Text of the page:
Okay, okay, it's been a week since I've said (written)
anything, which is my bad. And I could make the situation worse by regailing you with cute stories of my kids, like how Nathan kept me up two nights ago because he was terrified that aliens
were in the house. (Other kids are afraid of monsters
, but not my
kid! Oh, no! Cause mine are extra cute and extra special!) And you'd quickly flip away from this post, thinking, what the eff??
I waited a week for some soppy story about her kid?? Screw this!
But maybe what you really want to hear about is how I circumcised
! Yes! At Nathan's birthday party! Because lots of bloggers disappear for a week, but how many can say that they cut out a chunk of their finger during their absence! So ha, I win!
Seriously, though. When it was time to get the birthday cake ready, I got a brand new (and obviously too sharp)
knife out of it's packaging to cut it, and in the process, I sliced a piece of my finger off. It was really just a wide piece of skin off the top, but it wouldn't stop bleeding. So I had to quickly wrap a paper towel around it, and ask some of the other moms to take pictures and cut the cake, while I ran to the bathroom and tried not to freak out the kids.
I felt like an idiot, let me tell you.
Ehh, it will grow back.
I wonder how many hits I will get now from people googling "circumcised finger." Hee hee.
Anyway! On to the news! Here in California, an article about a recent lawsuit
caught my eye. The gist of it is, a Christian high school doesn't like it that the UC school people won't accept three of their classes for college admissions. The problem is not the whol
e curriculum, mind you. UC accepts almost
all of their classes for college admissions. Just not three of them. Because they don't meet with UC standards."The suit, filed on behalf of the students and the Christian school and scheduled for a hearing today in U.S. District Court in Los Angeles, centers on three classes offered at Calvary Chapel Christian School that UC officials have refused to certify for admissions credit.
High school students who want to attend a UC campus must complete a sequence of UC-approved college-preparatory courses. The lawsuit says the university system discriminated against the Christian students by refusing to certify the classes.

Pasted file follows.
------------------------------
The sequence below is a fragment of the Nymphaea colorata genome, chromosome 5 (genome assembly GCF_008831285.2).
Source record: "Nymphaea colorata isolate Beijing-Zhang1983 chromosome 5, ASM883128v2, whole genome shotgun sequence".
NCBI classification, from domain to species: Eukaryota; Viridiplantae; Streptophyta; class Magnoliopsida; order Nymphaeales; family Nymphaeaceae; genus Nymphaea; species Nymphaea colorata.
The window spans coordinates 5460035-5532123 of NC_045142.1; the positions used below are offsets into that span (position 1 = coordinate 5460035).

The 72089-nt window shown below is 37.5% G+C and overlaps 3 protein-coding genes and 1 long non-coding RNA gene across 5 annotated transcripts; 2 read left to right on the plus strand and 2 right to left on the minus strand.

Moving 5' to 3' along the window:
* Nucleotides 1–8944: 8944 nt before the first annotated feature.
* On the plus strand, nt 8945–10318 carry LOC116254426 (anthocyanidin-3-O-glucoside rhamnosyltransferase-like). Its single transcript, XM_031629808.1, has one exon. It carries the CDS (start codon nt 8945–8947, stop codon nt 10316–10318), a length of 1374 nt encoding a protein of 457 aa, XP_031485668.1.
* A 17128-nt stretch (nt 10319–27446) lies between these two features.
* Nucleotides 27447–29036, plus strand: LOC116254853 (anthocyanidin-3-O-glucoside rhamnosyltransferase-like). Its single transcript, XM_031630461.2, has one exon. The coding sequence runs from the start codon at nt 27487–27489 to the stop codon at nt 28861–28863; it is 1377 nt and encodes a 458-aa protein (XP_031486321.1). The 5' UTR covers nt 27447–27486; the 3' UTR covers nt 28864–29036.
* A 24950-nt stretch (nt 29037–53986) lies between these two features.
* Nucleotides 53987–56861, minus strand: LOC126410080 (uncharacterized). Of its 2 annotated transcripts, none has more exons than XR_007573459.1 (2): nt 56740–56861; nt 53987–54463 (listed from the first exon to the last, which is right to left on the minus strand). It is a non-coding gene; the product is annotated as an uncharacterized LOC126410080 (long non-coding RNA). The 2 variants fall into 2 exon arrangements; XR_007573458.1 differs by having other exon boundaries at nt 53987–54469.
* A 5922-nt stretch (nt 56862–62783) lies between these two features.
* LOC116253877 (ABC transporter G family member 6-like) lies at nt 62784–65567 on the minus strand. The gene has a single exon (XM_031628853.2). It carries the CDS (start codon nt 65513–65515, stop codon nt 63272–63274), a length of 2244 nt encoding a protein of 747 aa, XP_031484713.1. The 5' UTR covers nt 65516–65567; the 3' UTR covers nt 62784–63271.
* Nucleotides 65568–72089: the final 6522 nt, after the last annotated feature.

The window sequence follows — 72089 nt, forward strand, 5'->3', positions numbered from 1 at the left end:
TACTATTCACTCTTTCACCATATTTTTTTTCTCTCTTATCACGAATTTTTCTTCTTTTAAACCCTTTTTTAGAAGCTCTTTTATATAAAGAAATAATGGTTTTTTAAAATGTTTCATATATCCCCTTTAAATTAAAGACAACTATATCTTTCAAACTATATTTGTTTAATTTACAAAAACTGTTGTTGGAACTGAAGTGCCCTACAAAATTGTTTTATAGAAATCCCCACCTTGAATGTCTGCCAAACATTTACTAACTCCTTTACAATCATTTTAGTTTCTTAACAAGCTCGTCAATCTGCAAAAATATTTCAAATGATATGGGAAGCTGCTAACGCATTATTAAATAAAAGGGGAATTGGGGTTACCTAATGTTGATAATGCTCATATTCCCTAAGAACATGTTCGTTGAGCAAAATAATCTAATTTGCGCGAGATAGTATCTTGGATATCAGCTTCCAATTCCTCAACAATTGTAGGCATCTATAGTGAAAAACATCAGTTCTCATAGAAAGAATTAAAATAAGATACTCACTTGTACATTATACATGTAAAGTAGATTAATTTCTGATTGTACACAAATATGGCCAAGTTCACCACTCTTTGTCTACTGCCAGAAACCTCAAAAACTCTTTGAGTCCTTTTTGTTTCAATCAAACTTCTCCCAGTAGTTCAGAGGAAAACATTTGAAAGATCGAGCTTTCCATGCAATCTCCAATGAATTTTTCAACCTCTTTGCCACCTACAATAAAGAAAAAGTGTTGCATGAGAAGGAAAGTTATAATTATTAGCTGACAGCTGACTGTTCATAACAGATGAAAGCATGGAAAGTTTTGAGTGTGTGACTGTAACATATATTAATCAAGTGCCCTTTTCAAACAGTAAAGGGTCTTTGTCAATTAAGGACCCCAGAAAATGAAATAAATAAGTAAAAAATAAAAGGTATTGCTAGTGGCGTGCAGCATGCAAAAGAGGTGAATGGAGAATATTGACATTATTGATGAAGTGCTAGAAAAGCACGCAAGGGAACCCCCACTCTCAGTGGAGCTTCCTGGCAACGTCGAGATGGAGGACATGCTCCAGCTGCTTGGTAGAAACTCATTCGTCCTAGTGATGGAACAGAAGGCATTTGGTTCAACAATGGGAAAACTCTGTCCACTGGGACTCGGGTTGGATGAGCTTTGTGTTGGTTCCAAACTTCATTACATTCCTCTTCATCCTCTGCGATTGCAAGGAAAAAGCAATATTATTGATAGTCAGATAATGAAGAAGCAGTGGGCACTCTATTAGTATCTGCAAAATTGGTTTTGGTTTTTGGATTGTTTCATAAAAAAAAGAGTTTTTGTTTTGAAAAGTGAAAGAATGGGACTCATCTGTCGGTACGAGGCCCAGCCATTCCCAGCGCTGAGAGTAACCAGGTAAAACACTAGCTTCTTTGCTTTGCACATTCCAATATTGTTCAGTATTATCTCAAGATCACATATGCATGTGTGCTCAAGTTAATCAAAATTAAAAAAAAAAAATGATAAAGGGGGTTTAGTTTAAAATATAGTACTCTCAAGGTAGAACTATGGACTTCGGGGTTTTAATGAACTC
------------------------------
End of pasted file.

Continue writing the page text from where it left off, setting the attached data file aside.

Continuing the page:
UC officials argue that they have a right to set admissions standards to ensure that students are ready for college and say they consistently reject courses from both public and private schools for not meeting those benchmarks."
Here's the rub: the Christian school is claiming that the UC standards go against their religious beliefs
, and that's why they shouldn't be held accountable to them. They're saying that they should have the right to teach the classes however they want, in whatever religious slant they want, and UC should accept it that way.
I don't know what to think about this. On the one hand, I don't think that any of those attending the Christian high school should believe that they have an inherent right to go on to a UC college. Going to college is not a requirement. It's something that a student strives for, something they should have to apply to and work towards. The UC system should be allowed to set whatever standards they want, in my opinion, the higher, the better.
On the other hand, should the UC people be able to decide how students are taught about things like abortion, euthanasia, and the like? Should UC policy dictate the slant
of the way the facts are presented? As long as the teacher teaches that these things exist
, that the facts happen or have happened, is it up to the UC "standards" to decide whether the teacher teaches that these things are good
I don't know. It goes both ways, doesn't it?
Well...on to eating Rainbow Cookies! There's a whole post about that, right there.